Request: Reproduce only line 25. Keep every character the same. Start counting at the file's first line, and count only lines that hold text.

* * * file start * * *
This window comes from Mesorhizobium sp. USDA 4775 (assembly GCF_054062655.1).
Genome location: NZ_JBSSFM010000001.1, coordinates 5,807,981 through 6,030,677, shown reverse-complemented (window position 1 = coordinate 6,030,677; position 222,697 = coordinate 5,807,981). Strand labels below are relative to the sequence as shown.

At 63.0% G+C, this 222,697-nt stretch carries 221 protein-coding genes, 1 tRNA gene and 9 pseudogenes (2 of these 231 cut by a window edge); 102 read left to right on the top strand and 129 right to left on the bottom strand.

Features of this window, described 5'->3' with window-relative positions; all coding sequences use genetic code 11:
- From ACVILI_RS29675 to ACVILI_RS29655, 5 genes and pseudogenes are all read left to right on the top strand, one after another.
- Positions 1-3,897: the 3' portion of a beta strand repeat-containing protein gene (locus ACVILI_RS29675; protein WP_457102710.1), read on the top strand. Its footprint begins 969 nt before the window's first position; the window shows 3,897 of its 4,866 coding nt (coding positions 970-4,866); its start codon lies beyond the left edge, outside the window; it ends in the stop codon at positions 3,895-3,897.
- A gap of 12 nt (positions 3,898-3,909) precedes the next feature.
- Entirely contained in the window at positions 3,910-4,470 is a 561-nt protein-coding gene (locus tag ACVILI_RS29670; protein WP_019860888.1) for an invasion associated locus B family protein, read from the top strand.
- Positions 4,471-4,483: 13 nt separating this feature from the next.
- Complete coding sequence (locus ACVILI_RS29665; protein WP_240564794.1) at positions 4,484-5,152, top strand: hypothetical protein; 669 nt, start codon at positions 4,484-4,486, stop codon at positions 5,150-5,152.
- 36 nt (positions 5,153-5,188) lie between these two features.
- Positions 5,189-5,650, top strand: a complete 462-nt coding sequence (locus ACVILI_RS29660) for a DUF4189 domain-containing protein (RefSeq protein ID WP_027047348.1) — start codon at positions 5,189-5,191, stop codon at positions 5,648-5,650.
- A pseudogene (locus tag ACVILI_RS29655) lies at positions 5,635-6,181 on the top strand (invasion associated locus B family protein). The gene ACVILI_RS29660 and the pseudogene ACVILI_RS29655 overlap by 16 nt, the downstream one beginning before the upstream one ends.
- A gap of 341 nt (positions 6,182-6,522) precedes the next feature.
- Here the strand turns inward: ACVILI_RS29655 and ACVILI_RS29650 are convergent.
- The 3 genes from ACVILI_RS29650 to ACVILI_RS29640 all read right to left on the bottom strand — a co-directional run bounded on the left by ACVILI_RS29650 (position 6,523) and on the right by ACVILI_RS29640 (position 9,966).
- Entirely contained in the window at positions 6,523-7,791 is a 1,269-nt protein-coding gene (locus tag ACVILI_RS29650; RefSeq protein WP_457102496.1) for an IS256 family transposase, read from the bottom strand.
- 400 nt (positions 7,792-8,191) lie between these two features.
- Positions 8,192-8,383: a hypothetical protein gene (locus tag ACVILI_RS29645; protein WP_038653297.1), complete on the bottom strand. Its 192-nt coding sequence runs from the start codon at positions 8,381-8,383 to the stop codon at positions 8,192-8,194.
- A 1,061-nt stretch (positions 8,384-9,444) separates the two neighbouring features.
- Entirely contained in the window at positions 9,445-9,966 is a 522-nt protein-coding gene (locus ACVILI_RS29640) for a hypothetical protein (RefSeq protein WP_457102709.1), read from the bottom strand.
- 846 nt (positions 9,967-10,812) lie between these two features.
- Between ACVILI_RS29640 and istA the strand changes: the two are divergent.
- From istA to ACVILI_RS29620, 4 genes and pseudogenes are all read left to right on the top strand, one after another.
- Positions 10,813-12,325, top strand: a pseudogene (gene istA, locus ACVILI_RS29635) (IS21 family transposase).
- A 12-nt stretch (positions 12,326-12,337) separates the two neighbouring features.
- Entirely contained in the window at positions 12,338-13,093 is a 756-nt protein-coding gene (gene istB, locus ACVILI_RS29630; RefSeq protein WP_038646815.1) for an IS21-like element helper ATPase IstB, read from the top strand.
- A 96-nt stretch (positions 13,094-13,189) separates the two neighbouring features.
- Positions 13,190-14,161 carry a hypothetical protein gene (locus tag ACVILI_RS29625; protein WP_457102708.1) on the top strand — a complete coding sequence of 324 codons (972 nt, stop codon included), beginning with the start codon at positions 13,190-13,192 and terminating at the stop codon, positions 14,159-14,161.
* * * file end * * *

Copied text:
- Positions 10,813-12,325, top strand: a pseudogene (gene istA, locus ACVILI_RS29635) (IS21 family transposase).